Around half of the wholesalers proactively share their smart metering data with Everflow already, and we’ve been able to work collaboratively with them to target high-consuming customers, identifying issues and potential leaks as a result.
Using their smart meters, Thames Water – which covers a highly water-stressed area – reported that 26% of its non-household consumption is continuous flow, with only a small portion used in business processes. Wider AMI deployment and greater data sharing among key industry stakeholders could deliver real benefits here.
Turning the tide
Despite the clear potential that AMI holds for the water industry, there remain critical barriers impeding its widespread deployment.
One of the most significant is funding. Unfortunately, current price caps alone are insufficient for organisations like Everflow to provide smart meters to customers for free. While the chair of NIC advocated an increase in bills to cover AMI, amidst the current cost-of-doing-business crisis, a further increase in utility bills is undesirable. The high costs of installation, combined with tight margins, hampers demand for the product. As a result, many wholesalers are not incentivised to support the smart water meter roll-out. And some wholesaler processes add significant delays and costs to the (few) business customers who are willing to pay for smart data loggers.
The muddled nature of metering ownership similarly hinders deployment, with regulation only requiring wholesalers to be responsible for the maintenance and replacement of smart water meters, not their deployment. At the same time, wholesalers cannot replace all traditional meters because of asset life limitations.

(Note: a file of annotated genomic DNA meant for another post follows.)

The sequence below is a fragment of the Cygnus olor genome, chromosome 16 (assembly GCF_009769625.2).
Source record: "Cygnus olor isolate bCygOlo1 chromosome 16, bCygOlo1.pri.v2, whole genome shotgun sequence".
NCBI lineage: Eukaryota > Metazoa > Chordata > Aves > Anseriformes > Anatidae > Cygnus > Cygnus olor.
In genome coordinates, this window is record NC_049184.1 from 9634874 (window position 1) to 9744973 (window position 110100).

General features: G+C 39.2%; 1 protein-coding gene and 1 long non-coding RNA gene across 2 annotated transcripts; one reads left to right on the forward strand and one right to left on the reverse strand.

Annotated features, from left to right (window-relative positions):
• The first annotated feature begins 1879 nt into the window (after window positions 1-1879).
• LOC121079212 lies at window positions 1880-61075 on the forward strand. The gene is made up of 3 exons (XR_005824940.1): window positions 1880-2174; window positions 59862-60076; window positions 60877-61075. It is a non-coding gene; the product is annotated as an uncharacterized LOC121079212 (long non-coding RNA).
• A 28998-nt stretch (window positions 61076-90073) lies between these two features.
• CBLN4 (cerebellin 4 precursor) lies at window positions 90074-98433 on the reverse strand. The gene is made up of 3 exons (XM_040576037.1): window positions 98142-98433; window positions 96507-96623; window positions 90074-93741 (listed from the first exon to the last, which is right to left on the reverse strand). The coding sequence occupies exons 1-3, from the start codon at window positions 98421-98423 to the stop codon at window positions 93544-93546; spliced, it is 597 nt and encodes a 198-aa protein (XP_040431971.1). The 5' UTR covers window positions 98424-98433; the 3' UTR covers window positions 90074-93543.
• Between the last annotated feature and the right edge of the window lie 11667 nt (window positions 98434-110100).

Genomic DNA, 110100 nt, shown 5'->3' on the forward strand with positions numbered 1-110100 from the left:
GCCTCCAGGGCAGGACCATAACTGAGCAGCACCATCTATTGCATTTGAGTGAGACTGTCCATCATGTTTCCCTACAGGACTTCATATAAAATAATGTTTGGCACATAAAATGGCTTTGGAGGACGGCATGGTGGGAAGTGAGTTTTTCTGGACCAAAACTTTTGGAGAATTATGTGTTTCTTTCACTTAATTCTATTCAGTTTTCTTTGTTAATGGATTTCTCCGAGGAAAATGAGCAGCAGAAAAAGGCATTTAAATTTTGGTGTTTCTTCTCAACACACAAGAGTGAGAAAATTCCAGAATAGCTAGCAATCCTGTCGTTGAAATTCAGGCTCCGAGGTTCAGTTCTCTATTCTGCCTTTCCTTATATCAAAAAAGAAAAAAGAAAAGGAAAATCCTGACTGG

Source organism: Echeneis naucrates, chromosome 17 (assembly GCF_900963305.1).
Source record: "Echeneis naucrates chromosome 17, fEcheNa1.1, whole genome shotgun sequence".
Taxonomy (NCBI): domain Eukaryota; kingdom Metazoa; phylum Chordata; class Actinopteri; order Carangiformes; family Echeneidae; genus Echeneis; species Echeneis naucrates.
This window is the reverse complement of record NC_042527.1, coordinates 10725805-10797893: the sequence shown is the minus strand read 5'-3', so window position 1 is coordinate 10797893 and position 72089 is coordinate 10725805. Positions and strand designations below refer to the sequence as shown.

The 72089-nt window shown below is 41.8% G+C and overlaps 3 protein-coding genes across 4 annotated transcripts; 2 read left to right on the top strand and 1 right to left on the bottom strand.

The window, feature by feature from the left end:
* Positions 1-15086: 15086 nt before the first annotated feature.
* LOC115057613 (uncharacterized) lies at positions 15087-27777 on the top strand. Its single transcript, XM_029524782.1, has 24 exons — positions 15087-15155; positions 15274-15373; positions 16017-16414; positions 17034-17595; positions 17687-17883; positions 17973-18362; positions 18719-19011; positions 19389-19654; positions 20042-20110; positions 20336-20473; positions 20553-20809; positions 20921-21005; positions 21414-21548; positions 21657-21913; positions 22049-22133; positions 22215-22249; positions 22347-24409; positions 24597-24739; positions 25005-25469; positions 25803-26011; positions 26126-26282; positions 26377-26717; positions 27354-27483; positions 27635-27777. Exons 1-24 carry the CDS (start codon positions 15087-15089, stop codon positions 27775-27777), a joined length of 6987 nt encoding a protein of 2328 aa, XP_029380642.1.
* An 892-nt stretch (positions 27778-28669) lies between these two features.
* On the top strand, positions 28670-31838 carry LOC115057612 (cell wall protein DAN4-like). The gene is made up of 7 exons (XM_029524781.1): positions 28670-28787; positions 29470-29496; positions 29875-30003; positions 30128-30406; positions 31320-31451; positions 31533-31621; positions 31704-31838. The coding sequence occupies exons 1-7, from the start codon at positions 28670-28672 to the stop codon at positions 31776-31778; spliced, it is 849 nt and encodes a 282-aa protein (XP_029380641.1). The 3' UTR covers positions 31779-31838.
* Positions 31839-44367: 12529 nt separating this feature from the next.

While the lack of progress to date is disappointing, the challenges are not insurmountable. Similar to the energy market, there’s a need for greater government investment to spread the costs of AMI more evenly. For instance, wholesalers must simplify the costs of their processes to install meters, and funding or credit options should be made available to retailers to support a more collaborative rollout. There are also cost-saving measures we could learn from the energy market, where many smart energy meters cannot be used if a customer decides to switch providers. This lack of interoperability is costly and wasteful, and the water industry should aspire to smooth asset transfers.
Ultimately, a comprehensive national strategy and regulatory support can provide industry stakeholders with the support to step up and make AMI more accessible and affordable for households and businesses across the country, better positioning them to reduce water use and deliver national water demand targets.